Q: I live in Michigan and lost my job in may 2009. I have quite a bit of credit card debt that is in my name only.
My only income is unemployment. I do not have a bank account in my name.
My unemployment is deposited to my husband’s bank account.
If I am sued, can a creditor seize my husband’s account even though it isn’t his debt, since the unemployment is going into his account?
A: I’m sorry for your job loss and credit problems.
While I’m not a lawyer, nor an expert on garnishment law in your state, I do not believe that a creditor would be able to seize the money in your husband’s bank account for several reasons.
First, you indicated that your debts are in your name alone.
That means that you are the one legally responsible for those outstanding obligations; not your husband. Additionally, you stated that the account in question is your husband’s alone.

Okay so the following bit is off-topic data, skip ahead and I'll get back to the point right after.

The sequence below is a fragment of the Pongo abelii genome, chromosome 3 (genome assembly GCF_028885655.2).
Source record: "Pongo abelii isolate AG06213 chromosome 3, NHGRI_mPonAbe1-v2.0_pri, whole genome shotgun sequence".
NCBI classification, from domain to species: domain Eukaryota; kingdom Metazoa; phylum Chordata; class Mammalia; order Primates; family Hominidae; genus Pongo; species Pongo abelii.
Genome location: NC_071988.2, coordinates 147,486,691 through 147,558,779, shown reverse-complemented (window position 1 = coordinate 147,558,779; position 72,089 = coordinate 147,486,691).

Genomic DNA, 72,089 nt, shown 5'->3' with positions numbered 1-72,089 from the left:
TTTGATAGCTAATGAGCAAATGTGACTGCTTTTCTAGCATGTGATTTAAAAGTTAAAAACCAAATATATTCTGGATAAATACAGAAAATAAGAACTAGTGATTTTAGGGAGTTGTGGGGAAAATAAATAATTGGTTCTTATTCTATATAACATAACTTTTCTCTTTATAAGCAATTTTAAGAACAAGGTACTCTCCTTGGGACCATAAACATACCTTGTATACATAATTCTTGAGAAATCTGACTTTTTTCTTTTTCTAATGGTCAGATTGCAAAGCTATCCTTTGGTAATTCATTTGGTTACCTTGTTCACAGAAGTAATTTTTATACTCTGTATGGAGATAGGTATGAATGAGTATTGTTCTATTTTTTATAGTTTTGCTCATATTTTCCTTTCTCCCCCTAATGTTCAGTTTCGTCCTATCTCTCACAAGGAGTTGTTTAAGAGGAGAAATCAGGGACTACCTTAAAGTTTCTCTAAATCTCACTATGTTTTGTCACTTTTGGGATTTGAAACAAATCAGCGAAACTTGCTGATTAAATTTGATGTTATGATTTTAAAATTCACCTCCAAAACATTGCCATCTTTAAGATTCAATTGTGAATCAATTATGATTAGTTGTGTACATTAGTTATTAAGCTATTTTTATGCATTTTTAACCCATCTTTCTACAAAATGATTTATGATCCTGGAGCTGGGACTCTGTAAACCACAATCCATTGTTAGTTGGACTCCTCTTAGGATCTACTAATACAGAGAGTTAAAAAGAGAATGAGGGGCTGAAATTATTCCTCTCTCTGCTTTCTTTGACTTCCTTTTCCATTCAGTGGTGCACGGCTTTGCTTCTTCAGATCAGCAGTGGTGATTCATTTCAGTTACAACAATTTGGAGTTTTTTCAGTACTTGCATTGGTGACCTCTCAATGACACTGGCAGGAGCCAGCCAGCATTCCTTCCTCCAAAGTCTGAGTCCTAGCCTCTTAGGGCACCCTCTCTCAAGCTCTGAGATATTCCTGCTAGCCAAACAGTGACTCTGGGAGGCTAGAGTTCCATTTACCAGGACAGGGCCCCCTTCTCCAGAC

As you are not an owner or co-owner of that bank account, I do not see how a creditor would be able to get a judgment or a garnishment order from a court to tap into an account that does not belong to you.
Lastly, some types of assets are protected from seizure and garnishment. In certain states, unemployment checks fall into that category. I know you are cash strapped right now and likely can’t afford to pay big bucks to a lawyer.
But at the very least, I would suggest that you reach out to a legal aid clinic or a low-cost attorney service for more insights into this matter.
The only tricky matter is whether or not the state of Michigan forces individuals to pay the credit card debts of spouses.
I honestly do not think so; but I can not say with 100% certainty whether that is true when someone has been sued, or perhaps a judgment against an individual has been issued.
A good consumer lawyer will be able to give you more definitive answers. Good luck!